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J Nutr. 2016 Feb;146(2):265-74. doi: 10.3945/jn.115.216952. Epub 2016 Jan 6.

Dietary Patterns High in Red Meat, Potato, Gravy, and Butter Are Associated with Poor Cognitive Functioning but Not with Rate of Cognitive Decline in Very Old Adults.

Author information

1
The Newcastle University Institute for Ageing, Institute of Health & Society, antoneta.granic@newcastle.ac.uk.
2
The Newcastle University Institute for Ageing, Institute of Health & Society.
3
The Newcastle University Institute for Ageing, Institute of Health & Society, Human Nutrition Research Centre.
4
The Newcastle University Institute for Ageing, Institute for Cell and Molecular Biosciences.
5
Human Nutrition Research Centre, School of Agriculture, Food and Rural Development, and.
6
The Newcastle University Institute for Ageing, Human Nutrition Research Centre, Institute of Cellular Medicine, Newcastle University, Newcastle upon Tyne, United Kingdom.

Abstract

BACKGROUND:

Healthy dietary patterns (DPs) have been linked to better cognition and reduced risk of dementia in older adults, but their role in cognitive functioning and decline in the very old (aged ≥85 y) is unknown.

OBJECTIVE:

We investigated the association between previously established DPs from the Newcastle 85+ Study and global and attention-specific cognition over 5 y.

METHODS:

We followed up with 302 men and 489 women (1921 birth cohort from Northeast United Kingdom) for change in global cognition [measured by the Standardized Mini-Mental State Examination (SMMSE)] over 5 y and attention (assessed by the cognitive drug research attention battery) over 3 y. We used 2-step clustering to derive DPs and mixed models to determine the relation between DPs and cognition in the presence of the dementia susceptibility gene.

RESULTS:

Previously, we characterized 3 DPs that differed in intake of red meat, potato, gravy, and butter and varied with key health measures. When compared with participants in DP1 (high red meat) and DP3 (high butter), participants in DP2 (low meat) had higher SMMSE scores at baseline (P < 0.001) and follow-ups, and better initial attention (P < 0.05). Membership in DP1 and DP3 was associated with overall worse SMMSE scores (β = 0.09, P = 0.01 and β = 0.08, P = 0.02, respectively) than membership in DP2 after adjustment for sociodemographic factors, lifestyle, multimorbidity, and body mass index (BMI). Additional adjustment for apolipoprotein (apoE) ε4 genotype attenuated the association to nonsignificant in women but not in men in DP1 (β = 0.13, P = 0.02). Participants in DP1 and DP3 also had overall worse concentration (β = 0.04, P = 0.002 and β = 0.028, P = 0.03, respectively) and focused attention (β = 0.02, P = 0.01 and β = 0.02, P = 0.03, respectively), irrespective of apoE ε4 genotype, but similar rate of decline in all cognitive measures over time.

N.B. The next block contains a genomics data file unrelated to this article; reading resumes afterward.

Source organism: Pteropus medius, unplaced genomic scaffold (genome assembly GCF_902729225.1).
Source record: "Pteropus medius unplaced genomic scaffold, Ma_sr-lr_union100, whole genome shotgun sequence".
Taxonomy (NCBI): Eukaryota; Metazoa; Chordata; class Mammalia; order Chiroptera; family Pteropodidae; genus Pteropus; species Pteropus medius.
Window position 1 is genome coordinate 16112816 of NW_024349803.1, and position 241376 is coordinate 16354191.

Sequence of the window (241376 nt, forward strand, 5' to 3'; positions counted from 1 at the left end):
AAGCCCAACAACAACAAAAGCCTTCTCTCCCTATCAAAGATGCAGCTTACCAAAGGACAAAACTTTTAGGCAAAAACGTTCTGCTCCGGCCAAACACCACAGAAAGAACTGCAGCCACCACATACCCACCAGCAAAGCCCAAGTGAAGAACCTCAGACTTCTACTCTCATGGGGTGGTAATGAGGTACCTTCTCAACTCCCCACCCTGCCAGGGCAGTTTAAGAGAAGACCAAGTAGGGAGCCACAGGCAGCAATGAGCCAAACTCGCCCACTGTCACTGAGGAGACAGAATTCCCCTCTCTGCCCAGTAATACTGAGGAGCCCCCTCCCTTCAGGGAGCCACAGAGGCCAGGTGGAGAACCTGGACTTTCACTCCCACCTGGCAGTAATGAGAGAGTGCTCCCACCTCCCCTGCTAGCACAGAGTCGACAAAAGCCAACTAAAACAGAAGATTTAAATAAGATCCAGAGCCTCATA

CONCLUSION:

DPs high in red meat, potato, gravy (DP1), or butter (DP3) were associated with poor cognition but not with the rate of cognitive decline in very old adults.

KEYWORDS:

apoE ε4; attention; cohort study; dietary patterns; global cognition; very old adults

PMID:
26740685
PMCID:
PMC4725429
DOI:
10.3945/jn.115.216952
[Indexed for MEDLINE]
Free PMC Article

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